Fashion

How I’m Treating Age Spots On My hands

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Because I’m a blogger, I have a ton of photos of myself. That means I see more than I like of my dark spots, scars, random red marks, and sun damage. I was editing a close-up photo of my hands a few months ago and was shocked to see how many age spots I had. I decided they needed to go, so today I’m sharing what I’m using to get rid of age spots on the back of my hands.

Age spots are nothing more than solar lentigo which is caused by sun exposure and sun damage. They increase with age because it accumulates with the amount of time you spend in the sun. Most of my damage was done in my younger, naive years but even now, I suspect the sun is causing damage.

If you have a lot of age spots like I did, be sure you get them checked by your dermatologist to rule out skin cancer.

Here are several popular ways to get rid of old age spots:

  • Cryotherapy is when the dermatologist freezes them off with a blast of liquid nitrogen which destroys the extra pigment. I often lose pigment and get a white spot from this treatment so I reserve it for suspected precancerous spots she has to remove.
  • A chemical peel removes the top layer of the skin but carries the risk of scarring and pigmentation issues…something they suggest I avoid because I depigment easily.
  • Dermabrasion basically “sands down” the area with a wire brush and new skin has to grow back. This has downtime, possibly scabbing, swelling, and for me, depigmenting.
  • Laser and IPL (intense pulse light) typically require several sessions and work by destroying the melanin-producing cells. I had a lot of downtime with a laser we tried for spots on my face last year and I was swollen for a solid week.
  • Microdermabrasion takes a series of procedures to see results and they’re usually subtle and temporary.
  • Kojic acid is made from several different types of fungi which inhibits the formation of the tyrosine that’s needed to produce melanin. It’s been shown to lighten age spots but it takes a long time and doesn’t always work.
  • Hydroquinone cream bleaches your skin by decreasing the number of melanocytes present. Used alone or with retinoids (tretinoin) it gradually fades the spots with no downtime. Hydroquinone is not recommended for darker skin tones and can cause irritation so you need to do a patch test and ask your dermatologist if it’s right for your skin.

I opted for the hydroquinone option and headed out to Target. I came home with two products I’m having great success with.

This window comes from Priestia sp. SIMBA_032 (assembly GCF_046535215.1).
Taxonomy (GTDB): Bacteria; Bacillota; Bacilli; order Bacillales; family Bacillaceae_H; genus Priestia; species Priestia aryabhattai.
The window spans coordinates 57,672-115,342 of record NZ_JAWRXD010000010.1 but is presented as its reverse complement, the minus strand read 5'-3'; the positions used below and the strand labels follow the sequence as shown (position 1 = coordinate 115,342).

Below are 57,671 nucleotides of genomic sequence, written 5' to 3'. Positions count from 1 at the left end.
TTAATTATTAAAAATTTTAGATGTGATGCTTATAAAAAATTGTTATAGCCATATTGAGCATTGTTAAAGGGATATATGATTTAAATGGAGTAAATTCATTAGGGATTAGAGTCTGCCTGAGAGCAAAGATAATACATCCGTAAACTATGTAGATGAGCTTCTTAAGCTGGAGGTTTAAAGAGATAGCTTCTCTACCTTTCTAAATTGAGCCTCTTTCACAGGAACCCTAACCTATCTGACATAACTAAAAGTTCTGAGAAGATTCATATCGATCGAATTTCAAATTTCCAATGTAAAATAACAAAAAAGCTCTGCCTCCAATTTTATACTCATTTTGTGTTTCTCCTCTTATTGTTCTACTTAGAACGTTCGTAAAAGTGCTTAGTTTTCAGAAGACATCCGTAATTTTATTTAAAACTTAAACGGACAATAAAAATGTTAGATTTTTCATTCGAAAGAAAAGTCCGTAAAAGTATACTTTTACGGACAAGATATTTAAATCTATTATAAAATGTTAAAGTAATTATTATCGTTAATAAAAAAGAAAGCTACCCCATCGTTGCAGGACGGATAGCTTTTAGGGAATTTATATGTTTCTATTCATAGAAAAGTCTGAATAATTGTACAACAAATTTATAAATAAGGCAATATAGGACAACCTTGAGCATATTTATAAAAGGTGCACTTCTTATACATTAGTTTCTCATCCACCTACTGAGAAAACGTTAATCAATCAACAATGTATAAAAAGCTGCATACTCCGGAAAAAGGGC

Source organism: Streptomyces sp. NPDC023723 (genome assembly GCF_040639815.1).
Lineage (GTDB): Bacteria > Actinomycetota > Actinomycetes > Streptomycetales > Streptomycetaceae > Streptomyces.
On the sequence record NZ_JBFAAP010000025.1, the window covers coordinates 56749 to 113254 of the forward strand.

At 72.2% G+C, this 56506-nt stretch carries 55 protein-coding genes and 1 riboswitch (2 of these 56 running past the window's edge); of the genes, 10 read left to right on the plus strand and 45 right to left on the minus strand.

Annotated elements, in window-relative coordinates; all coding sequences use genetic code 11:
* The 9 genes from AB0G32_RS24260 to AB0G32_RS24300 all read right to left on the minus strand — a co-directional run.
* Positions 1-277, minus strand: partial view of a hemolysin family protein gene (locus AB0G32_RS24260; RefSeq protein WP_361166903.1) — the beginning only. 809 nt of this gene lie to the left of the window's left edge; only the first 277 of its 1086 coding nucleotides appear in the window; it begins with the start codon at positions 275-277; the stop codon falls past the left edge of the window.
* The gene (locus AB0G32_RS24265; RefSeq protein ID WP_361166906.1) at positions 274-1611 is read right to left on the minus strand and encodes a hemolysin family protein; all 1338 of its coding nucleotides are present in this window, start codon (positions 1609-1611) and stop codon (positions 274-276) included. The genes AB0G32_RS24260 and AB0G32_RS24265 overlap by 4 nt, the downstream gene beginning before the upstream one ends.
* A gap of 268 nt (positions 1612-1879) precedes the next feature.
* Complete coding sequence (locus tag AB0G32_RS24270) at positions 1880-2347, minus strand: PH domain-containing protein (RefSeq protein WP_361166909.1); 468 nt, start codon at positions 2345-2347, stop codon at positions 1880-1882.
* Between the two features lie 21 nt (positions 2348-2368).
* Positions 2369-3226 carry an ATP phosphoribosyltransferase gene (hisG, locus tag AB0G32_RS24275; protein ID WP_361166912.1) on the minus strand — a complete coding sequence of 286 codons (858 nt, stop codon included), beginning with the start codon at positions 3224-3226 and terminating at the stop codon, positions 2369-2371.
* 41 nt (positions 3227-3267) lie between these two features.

AMBI FADE CREAM  / DIFFEREIN DARK SPOT CORRECTING SERUM

The Ambi has sunscreen included so it makes sense to use that one during the day. I don’t want to wear sunscreen while I sleep so I got the Differin.

MAELOVE “THE GLOW MAKER” VITAMIN C  /  AMBI FADE CREAM / MDSOLARSCIENCES MINERAL CREAM SPF 50

I apply my Vitamin C serum to the back of my hands, just like I do for my face and neck. I love the Maelove C because it’s very highly rated and affordable enough for me to feel comfortable applying it to the backs of my hands and forearms. I use topical Vitamin C because it’s an antioxidant that fights free radicals and helps protect our skin from ultraviolet rays.

Then I apply a small amount of this Ambi fade cream and let it dry. It has a built-in sunscreen, but that’s not nearly enough protection for me so I follow up with a healthy slather of this MDSolarSciences SPF 50 broad-spectrum sunscreen.

DIFFERIN DARK SPOT CORRECTING SERUM  JOSIE MARAN PRO-RETINOL BODY BUTTER

In the evening, I apply the Differin Serum and let it soak in. After that’s totally dry, I slather my hands and forearms with this pro-retinol body butter.

You should only use Hydroquinone cream for 4 months at a stretch. Then the trick is to prevent them from coming back and the name of that game is vigilant protection from the sun.

I see some women wearing cotton gloves with UPF to drive, but that seems cumbersome to me so I keep this sunblock stick in the car. Every time I look down and see UV rays pummeling my hands on the steering wheel, I swipe this stick on .

MDSOLARSCIENCES SOLAR STICK

I now own 2 of these solar sticks. One lives in my handbag and one lives in my car. Windshields are usually coated with a filter to block some rays, but seeing the sun just beat down as I hold the steering wheel feels like I’m damaging my skin so I reach for this stick often. It’s not sticky or white going on so I use it a lot.

Have you tried to get rid of the age spots on your hands? Please share what you’ve tried.

Thanks for reading ladies and remember to wear what makes you feel confident.

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